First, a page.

Can you elaborate, please? I mean, if you were to take a hypothetical 25.6 MP FF sensor and use scissors to trim it by a factor of 1.6 in each dimension, you'd end up with a 10 MP APS-C sensor. Using the same lens, there should be no difference how it resolves before and after trimming, right?
P-Mpix isn't a measure of resolution, although resolution is a contributing factor. Resolution ≠ sharpness. A true measure of spatial resolution involves a physical distance. Usual units are line pairs / mm (LP/mm). For a spatially normalized measure in LP/mm, the higher density sensor will outresolve the lower density sensor.
However, that's a per-unit basis - and that's not how we look at images. MTF50, a commonly used measure of sharpness, is reported in line pairs / picture height (LP/PH). In that case, the greater 'height' of a FF sensor means higher values. You can see that on photozone.de - when you compare a lens on FF vs. APS-C, the MTF50 values will be higher for the 5DII tests than the 50D tests, despite the higher pixel density of the 50D. This isn't just a numerical phenomenon - take a look at the TDP comparison of two 18 MP sensors, the 1D X vs. the 7D (same lens, the 200/2L IS at f/4). The 1D X is producing a noticeably sharper image.
P-Mpix isn't exactly measuring sharpness, either. It's basically a measure derived from subjective quality factor (SQF), which simply put is an MTF measurement that's adjusted to match human perception (the psychophysical basis is that humans percieve some spatial frequencies better than others, and viewing distance is relevant to perception of sharpness, too).
That difference you see in TDP's ISO 12233 crops can be measured by SQF, and that's basically what P-Mpix is telling you. For example, the Canon 300mm f/2.8L IS II that delivers 22 P-Mpix on the 5DIII achieves only 14 P-Mpix on the 7D. In fact, the 300mm f/4L IS at $1400 delivers better perceived sharpness on the 5DIII than the $7000 supertele lens on the 7D.
Neuroanatomist, thank you for the reply. I believe I understand your explanation, but I think I am not making myself clear trying to communicate my point.
I agree that sensor size matters if we look at the whole image. In your example, 1D X and 7D have exactly the same number of pixels, but different pixel density. By spreading its pixels over 2.56 times larger area, 1D X is less demanding on the lens and resolves more LP for the same PH.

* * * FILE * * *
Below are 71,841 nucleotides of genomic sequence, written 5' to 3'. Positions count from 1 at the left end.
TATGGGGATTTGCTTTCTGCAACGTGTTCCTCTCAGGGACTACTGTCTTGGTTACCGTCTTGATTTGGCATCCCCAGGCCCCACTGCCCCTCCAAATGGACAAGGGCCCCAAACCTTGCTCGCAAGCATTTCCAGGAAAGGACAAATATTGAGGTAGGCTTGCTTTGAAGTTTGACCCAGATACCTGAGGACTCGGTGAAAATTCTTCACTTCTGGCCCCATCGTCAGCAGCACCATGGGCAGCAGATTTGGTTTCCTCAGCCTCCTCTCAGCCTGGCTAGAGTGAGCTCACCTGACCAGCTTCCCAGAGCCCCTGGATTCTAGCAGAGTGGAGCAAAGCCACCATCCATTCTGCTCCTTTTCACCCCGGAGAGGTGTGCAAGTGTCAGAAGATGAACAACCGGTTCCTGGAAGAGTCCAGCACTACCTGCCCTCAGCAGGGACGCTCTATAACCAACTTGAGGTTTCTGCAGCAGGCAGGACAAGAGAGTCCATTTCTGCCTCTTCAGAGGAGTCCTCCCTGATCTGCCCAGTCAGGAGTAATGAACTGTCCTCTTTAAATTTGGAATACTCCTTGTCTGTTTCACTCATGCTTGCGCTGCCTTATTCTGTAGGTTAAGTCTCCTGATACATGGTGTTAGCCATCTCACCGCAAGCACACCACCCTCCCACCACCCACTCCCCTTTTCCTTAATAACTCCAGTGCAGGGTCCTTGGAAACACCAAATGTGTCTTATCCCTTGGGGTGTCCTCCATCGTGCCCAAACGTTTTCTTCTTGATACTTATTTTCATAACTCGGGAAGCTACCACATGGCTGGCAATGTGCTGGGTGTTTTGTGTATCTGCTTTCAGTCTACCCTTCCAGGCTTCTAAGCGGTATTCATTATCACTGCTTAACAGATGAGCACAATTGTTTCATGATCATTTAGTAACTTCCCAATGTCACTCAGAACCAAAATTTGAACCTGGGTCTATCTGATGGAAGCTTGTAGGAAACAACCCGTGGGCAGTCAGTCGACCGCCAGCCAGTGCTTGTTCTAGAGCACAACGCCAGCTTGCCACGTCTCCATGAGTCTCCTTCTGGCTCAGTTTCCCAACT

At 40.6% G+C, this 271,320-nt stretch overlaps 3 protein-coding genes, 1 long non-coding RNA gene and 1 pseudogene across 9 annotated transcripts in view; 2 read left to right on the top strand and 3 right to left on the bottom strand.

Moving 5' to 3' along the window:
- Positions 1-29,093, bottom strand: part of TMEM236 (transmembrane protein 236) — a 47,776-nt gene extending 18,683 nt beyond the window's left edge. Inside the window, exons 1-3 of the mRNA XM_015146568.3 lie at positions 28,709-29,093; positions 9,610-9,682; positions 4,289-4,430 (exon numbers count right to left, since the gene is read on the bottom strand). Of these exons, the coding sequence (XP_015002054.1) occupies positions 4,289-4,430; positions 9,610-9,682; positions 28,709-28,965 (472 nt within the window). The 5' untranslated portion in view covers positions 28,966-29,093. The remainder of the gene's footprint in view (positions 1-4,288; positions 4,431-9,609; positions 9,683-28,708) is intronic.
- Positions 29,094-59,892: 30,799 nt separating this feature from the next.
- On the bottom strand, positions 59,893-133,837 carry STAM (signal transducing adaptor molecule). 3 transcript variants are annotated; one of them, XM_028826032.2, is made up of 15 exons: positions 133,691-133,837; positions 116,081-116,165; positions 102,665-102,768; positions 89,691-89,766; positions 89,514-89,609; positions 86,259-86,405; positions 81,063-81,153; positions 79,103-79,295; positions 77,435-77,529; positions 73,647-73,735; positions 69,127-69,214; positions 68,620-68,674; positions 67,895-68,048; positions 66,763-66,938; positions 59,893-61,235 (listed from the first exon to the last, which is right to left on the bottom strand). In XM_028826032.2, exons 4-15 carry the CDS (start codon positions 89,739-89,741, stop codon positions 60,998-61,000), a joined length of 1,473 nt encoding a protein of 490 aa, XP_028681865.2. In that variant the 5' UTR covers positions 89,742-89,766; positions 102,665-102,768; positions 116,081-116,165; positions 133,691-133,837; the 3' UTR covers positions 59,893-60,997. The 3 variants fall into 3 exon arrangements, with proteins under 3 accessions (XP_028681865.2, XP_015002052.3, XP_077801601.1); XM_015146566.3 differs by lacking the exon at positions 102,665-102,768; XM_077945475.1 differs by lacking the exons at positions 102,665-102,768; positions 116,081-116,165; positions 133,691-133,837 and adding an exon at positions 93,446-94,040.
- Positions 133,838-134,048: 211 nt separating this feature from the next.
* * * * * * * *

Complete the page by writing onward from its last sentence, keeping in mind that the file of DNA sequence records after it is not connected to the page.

However, I am not trying to compare the final image in terms of FF vs crop sensors. Instead, I look at the per-unit resolution to show that a good lens should not be the limiting factor for a 22 MP FF sensor. Looking at Photozone.de APS-C tests with different lenses, there is often substantial improvement in LP / PH, going from 8 MP (350D) to 15 MP (50D). 350D with 2304 pixels per 14.8 mm height has vertical pixel density of 156 pixels / mm and 50D has 214 px / mm (3168 / 14.8 ). So, these lenses obviously do not limit the system at 156 px / mm, and can benefit from increasing the sensor density up to at least 214.
Now, 5DIII has 3840 vertical pixels per 24 mm, i.e. 160 px / mm - about the same as 350D. Doesn't that prove that another FF sensor with increased pixel density (more MP) would produce better overall resolution (LP / PH) without being limited by the lens? A FF sensor with the same pixel density as 50D would be 38 MP.
This post from Roger at Lensrentals seems to confirm my speculations. In short, it concludes that Nikon D800E with a good lens (Nikon 24-70 f/2.8 ) out-resolves the 5D III with a great lens (Canon 24-70 f/2.8 Mk II) and that the difference is bigger with the same lens (Tamron 24-70). While P-MPix, being a subjective QF, might not reflect the improvement (thank you for clarifying that), I originally wanted to make a point that a FF camera can benefit from more MP beyond 22 MP, even with the current lenses, contrary to your original claim.
Of course, I understand that these are lab tests and these results may not be relevant in real shooting conditions. Also, they may be partially attributed to removing the AA filter.